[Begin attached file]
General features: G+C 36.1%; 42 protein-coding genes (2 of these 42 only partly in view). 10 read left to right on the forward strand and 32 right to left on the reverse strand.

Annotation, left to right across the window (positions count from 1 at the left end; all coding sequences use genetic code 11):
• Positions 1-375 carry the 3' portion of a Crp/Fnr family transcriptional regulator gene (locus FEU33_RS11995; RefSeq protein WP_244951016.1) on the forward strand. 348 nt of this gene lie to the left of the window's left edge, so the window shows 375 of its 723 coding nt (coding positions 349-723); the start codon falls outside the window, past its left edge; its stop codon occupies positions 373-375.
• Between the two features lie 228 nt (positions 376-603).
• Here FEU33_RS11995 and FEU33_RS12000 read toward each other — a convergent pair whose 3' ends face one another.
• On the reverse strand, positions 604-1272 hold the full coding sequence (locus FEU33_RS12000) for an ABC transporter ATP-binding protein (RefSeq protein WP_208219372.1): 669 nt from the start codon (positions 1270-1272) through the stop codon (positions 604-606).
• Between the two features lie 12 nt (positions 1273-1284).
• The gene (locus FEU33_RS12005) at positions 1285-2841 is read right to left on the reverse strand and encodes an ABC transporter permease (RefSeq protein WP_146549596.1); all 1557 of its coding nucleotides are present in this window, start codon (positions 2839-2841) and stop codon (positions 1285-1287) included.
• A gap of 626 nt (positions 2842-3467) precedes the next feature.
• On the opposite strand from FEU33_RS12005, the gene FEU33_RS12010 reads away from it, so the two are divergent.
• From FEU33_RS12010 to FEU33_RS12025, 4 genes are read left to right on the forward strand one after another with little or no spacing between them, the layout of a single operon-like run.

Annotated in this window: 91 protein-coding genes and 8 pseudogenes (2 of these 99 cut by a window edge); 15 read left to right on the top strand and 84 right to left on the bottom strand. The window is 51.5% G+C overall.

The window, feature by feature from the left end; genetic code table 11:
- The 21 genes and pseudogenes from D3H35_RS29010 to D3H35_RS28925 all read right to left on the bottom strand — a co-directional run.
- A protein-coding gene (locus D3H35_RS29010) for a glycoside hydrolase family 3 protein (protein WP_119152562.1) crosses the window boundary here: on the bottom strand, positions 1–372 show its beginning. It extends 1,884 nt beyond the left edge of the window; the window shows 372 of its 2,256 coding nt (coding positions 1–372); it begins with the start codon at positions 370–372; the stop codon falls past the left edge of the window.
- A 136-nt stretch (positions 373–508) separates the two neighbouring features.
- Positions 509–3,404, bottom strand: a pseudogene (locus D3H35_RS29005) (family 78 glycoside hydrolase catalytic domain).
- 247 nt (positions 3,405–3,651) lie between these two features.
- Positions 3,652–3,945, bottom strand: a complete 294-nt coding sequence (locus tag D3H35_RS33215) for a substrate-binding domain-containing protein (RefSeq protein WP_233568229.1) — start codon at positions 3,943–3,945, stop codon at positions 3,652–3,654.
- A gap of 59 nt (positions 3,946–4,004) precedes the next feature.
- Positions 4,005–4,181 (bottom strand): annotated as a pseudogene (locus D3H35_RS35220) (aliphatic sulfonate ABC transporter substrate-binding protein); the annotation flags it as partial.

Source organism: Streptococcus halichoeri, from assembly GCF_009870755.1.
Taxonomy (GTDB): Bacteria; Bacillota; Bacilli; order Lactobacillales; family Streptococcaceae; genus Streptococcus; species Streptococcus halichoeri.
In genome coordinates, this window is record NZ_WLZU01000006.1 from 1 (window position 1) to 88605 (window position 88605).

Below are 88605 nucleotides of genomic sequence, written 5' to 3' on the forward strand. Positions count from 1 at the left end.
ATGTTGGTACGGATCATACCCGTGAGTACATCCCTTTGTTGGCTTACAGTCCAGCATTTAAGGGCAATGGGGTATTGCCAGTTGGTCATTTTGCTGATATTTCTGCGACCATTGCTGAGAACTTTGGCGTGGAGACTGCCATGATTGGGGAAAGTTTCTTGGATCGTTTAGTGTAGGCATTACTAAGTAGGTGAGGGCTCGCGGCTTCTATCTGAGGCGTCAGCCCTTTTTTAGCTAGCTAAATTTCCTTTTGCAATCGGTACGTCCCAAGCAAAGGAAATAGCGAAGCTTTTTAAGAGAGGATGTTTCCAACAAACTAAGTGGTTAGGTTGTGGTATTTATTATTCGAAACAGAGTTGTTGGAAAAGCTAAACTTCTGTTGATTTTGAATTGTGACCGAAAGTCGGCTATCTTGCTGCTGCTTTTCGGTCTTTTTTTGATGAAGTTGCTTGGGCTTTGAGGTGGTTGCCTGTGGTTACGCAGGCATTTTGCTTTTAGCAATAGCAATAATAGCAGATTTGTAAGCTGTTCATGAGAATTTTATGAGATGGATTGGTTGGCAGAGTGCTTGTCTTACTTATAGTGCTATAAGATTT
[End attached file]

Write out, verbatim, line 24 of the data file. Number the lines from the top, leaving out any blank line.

In genome coordinates, this window is record NZ_WLZU01000006.1 from 1 (window position 1) to 88605 (window position 88605).